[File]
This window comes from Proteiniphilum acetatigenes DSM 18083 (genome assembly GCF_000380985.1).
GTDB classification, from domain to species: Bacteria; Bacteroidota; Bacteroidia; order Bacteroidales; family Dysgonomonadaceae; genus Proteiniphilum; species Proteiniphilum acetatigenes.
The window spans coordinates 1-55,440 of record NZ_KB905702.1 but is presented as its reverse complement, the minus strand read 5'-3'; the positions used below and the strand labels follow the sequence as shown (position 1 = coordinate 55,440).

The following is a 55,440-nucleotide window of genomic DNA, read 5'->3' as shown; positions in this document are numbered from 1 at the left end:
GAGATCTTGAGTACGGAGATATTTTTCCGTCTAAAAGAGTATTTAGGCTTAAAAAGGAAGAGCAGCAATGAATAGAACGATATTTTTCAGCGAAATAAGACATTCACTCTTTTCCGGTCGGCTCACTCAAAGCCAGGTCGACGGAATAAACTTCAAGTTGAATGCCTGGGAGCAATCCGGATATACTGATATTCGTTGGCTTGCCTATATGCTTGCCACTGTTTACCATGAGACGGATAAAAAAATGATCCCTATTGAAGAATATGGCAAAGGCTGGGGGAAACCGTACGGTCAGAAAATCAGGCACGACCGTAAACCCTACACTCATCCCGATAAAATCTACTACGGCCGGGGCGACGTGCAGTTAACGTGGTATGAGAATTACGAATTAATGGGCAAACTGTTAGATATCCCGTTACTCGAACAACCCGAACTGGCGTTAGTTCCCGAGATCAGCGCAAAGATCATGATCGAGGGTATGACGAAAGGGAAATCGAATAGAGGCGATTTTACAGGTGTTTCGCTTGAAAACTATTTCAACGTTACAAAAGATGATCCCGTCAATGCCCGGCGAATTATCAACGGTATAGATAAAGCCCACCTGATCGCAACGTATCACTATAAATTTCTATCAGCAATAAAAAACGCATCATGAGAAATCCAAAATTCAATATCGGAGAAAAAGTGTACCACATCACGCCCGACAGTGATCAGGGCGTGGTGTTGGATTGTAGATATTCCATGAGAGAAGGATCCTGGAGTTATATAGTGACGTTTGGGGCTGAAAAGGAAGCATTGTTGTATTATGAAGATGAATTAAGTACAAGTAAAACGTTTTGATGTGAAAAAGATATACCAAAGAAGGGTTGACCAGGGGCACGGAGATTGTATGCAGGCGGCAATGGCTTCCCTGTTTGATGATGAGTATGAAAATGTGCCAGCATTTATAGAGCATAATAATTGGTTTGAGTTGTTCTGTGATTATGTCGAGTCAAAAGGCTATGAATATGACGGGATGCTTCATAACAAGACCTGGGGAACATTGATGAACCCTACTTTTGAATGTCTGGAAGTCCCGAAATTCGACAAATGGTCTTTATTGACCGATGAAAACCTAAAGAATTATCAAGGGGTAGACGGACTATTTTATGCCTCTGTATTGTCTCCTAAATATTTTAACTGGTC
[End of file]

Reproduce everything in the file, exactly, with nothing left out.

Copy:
This window comes from Proteiniphilum acetatigenes DSM 18083 (genome assembly GCF_000380985.1).
GTDB classification, from domain to species: Bacteria; Bacteroidota; Bacteroidia; order Bacteroidales; family Dysgonomonadaceae; genus Proteiniphilum; species Proteiniphilum acetatigenes.
The window spans coordinates 1-55,440 of record NZ_KB905702.1 but is presented as its reverse complement, the minus strand read 5'-3'; the positions used below and the strand labels follow the sequence as shown (position 1 = coordinate 55,440).

The following is a 55,440-nucleotide window of genomic DNA, read 5'->3' as shown; positions in this document are numbered from 1 at the left end:
GAGATCTTGAGTACGGAGATATTTTTCCGTCTAAAAGAGTATTTAGGCTTAAAAAGGAAGAGCAGCAATGAATAGAACGATATTTTTCAGCGAAATAAGACATTCACTCTTTTCCGGTCGGCTCACTCAAAGCCAGGTCGACGGAATAAACTTCAAGTTGAATGCCTGGGAGCAATCCGGATATACTGATATTCGTTGGCTTGCCTATATGCTTGCCACTGTTTACCATGAGACGGATAAAAAAATGATCCCTATTGAAGAATATGGCAAAGGCTGGGGGAAACCGTACGGTCAGAAAATCAGGCACGACCGTAAACCCTACACTCATCCCGATAAAATCTACTACGGCCGGGGCGACGTGCAGTTAACGTGGTATGAGAATTACGAATTAATGGGCAAACTGTTAGATATCCCGTTACTCGAACAACCCGAACTGGCGTTAGTTCCCGAGATCAGCGCAAAGATCATGATCGAGGGTATGACGAAAGGGAAATCGAATAGAGGCGATTTTACAGGTGTTTCGCTTGAAAACTATTTCAACGTTACAAAAGATGATCCCGTCAATGCCCGGCGAATTATCAACGGTATAGATAAAGCCCACCTGATCGCAACGTATCACTATAAATTTCTATCAGCAATAAAAAACGCATCATGAGAAATCCAAAATTCAATATCGGAGAAAAAGTGTACCACATCACGCCCGACAGTGATCAGGGCGTGGTGTTGGATTGTAGATATTCCATGAGAGAAGGATCCTGGAGTTATATAGTGACGTTTGGGGCTGAAAAGGAAGCATTGTTGTATTATGAAGATGAATTAAGTACAAGTAAAACGTTTTGATGTGAAAAAGATATACCAAAGAAGGGTTGACCAGGGGCACGGAGATTGTATGCAGGCGGCAATGGCTTCCCTGTTTGATGATGAGTATGAAAATGTGCCAGCATTTATAGAGCATAATAATTGGTTTGAGTTGTTCTGTGATTATGTCGAGTCAAAAGGCTATGAATATGACGGGATGCTTCATAACAAGACCTGGGGAACATTGATGAACCCTACTTTTGAATGTCTGGAAGTCCCGAAATTCGACAAATGGTCTTTATTGACCGATGAAAACCTAAAGAATTATCAAGGGGTAGACGGACTATTTTATGCCTCTGTATTGTCTCCTAAATATTTTAACTGGTC